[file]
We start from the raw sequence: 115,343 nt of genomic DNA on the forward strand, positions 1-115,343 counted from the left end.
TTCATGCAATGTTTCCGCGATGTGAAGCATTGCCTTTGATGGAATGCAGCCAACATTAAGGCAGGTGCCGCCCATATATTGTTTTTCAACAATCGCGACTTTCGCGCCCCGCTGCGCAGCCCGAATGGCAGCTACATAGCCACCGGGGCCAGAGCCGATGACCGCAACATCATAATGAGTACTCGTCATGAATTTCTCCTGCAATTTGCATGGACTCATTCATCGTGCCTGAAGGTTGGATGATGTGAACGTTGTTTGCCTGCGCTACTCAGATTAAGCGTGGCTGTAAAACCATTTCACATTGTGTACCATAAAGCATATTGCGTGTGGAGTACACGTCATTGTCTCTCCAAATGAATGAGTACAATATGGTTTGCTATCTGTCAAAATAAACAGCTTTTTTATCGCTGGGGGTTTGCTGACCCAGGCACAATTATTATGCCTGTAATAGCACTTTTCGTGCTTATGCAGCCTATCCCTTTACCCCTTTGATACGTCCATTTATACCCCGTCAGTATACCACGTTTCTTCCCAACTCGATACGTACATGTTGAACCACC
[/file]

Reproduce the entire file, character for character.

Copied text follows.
We start from the raw sequence: 115,343 nt of genomic DNA on the forward strand, positions 1-115,343 counted from the left end.
TTCATGCAATGTTTCCGCGATGTGAAGCATTGCCTTTGATGGAATGCAGCCAACATTAAGGCAGGTGCCGCCCATATATTGTTTTTCAACAATCGCGACTTTCGCGCCCCGCTGCGCAGCCCGAATGGCAGCTACATAGCCACCGGGGCCAGAGCCGATGACCGCAACATCATAATGAGTACTCGTCATGAATTTCTCCTGCAATTTGCATGGACTCATTCATCGTGCCTGAAGGTTGGATGATGTGAACGTTGTTTGCCTGCGCTACTCAGATTAAGCGTGGCTGTAAAACCATTTCACATTGTGTACCATAAAGCATATTGCGTGTGGAGTACACGTCATTGTCTCTCCAAATGAATGAGTACAATATGGTTTGCTATCTGTCAAAATAAACAGCTTTTTTATCGCTGGGGGTTTGCTGACCCAGGCACAATTATTATGCCTGTAATAGCACTTTTCGTGCTTATGCAGCCTATCCCTTTACCCCTTTGATACGTCCATTTATACCCCGTCAGTATACCACGTTTCTTCCCAACTCGATACGTACATGTTGAACCACC